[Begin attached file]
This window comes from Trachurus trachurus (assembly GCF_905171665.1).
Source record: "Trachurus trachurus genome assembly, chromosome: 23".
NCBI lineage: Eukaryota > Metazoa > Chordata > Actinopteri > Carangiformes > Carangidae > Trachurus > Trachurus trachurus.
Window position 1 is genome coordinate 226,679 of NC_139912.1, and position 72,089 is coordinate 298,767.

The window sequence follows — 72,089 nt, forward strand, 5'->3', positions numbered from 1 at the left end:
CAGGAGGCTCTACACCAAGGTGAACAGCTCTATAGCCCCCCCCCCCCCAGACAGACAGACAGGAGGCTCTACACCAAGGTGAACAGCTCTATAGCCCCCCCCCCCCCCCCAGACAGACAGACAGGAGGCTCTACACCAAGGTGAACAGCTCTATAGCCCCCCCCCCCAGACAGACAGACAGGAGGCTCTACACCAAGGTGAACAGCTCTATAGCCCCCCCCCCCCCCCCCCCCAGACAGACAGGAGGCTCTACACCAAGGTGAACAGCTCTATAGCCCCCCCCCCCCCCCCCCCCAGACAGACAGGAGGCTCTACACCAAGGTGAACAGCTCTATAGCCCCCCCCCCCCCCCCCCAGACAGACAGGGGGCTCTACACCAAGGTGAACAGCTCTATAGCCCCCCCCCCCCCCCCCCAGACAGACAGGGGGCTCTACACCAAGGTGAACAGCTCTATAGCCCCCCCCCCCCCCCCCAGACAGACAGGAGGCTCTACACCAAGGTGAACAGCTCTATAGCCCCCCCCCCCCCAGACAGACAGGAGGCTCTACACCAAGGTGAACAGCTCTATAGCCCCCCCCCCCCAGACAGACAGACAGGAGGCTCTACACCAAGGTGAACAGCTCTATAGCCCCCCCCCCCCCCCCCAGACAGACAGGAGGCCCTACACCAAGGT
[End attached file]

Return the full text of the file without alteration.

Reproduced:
This window comes from Trachurus trachurus (assembly GCF_905171665.1).
Source record: "Trachurus trachurus genome assembly, chromosome: 23".
NCBI lineage: Eukaryota > Metazoa > Chordata > Actinopteri > Carangiformes > Carangidae > Trachurus > Trachurus trachurus.
Window position 1 is genome coordinate 226,679 of NC_139912.1, and position 72,089 is coordinate 298,767.

The window sequence follows — 72,089 nt, forward strand, 5'->3', positions numbered from 1 at the left end:
CAGGAGGCTCTACACCAAGGTGAACAGCTCTATAGCCCCCCCCCCCCCAGACAGACAGACAGGAGGCTCTACACCAAGGTGAACAGCTCTATAGCCCCCCCCCCCCCCCCAGACAGACAGACAGGAGGCTCTACACCAAGGTGAACAGCTCTATAGCCCCCCCCCCCAGACAGACAGACAGGAGGCTCTACACCAAGGTGAACAGCTCTATAGCCCCCCCCCCCCCCCCCCCCAGACAGACAGGAGGCTCTACACCAAGGTGAACAGCTCTATAGCCCCCCCCCCCCCCCCCCCCAGACAGACAGGAGGCTCTACACCAAGGTGAACAGCTCTATAGCCCCCCCCCCCCCCCCCCAGACAGACAGGGGGCTCTACACCAAGGTGAACAGCTCTATAGCCCCCCCCCCCCCCCCCCAGACAGACAGGGGGCTCTACACCAAGGTGAACAGCTCTATAGCCCCCCCCCCCCCCCCCAGACAGACAGGAGGCTCTACACCAAGGTGAACAGCTCTATAGCCCCCCCCCCCCCAGACAGACAGGAGGCTCTACACCAAGGTGAACAGCTCTATAGCCCCCCCCCCCCAGACAGACAGACAGGAGGCTCTACACCAAGGTGAACAGCTCTATAGCCCCCCCCCCCCCCCCCAGACAGACAGGAGGCCCTACACCAAGGT